polyhedron was studied and generalized by Cauchy[7] and L'Huillier,[8] and is at the origin

of topology.

More than one century after Euler's paper on the bridges of Königsberg and

while Listing introduced topology, Cayley was led by the study of particular analytical forms

arising from differential calculus to study a particular class of graphs, the trees.[9] This study had

many implications in theoretical chemistry. The involved techniques mainly concerned

the enumeration of graphs having particular properties. Enumerative graph theory then rose from

the results of Cayley and the fundamental results published by Pólya between 1935 and 1937

and the generalization of these by De Bruijn in 1959. Cayley linked his results on trees with the

contemporary studies of chemical composition.[10] The fusion of the ideas coming from

mathematics with those coming from chemistry is at the origin of a part of the standard

terminology of graph theory.

In particular, the term "graph" was introduced by Sylvester in a paper published in 1878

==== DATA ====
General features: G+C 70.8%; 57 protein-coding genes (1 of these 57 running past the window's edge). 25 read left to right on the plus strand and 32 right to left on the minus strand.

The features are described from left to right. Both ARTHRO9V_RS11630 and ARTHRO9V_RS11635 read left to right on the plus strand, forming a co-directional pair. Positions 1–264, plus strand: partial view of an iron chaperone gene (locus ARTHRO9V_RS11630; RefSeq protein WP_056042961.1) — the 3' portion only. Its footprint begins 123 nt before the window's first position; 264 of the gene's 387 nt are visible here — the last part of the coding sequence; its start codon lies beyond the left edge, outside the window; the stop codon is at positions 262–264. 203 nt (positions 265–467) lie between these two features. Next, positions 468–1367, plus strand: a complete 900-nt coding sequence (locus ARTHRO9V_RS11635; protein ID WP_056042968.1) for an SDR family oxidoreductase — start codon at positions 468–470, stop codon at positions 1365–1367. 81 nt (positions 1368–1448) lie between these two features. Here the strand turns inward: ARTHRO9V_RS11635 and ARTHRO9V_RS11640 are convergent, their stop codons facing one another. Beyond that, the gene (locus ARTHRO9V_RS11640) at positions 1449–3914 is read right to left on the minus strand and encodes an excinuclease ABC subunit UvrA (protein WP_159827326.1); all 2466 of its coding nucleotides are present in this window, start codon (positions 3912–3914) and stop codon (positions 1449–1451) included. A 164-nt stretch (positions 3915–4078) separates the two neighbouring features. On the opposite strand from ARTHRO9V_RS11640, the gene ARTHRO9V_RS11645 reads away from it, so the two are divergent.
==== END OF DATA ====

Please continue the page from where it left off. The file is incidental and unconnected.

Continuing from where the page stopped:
in Nature, where he draws an analogy between "quantic invariants" and "co-variants" of algebra

and molecular diagrams:[11]

"[…] Every invariant and co-variant thus becomes expressible by a graph precisely

identical with a Kekuléan diagram or chemicograph. […] I give a rule for the geometrical

multiplication of graphs, i.e. for constructing a graph to the product of in- or co-variants

whose separate graphs are given. […]" (italics as in the original).

The first textbook on graph theory was written by Dénes Kőnig, and published in

1936.[12] Another book by Frank Harary, published in 1969, was "considered the world over to

be the definitive textbook on the subject",[13] and enabled mathematicians, chemists, electrical

engineers and social scientists to talk to each other. Harary donated all of the royalties to

fund the Pólya Prize.[14]

One of the most famous and stimulating problems in graph theory is the four color problem:

"Is it true that any map drawn in the plane may have its regions colored with four colors, in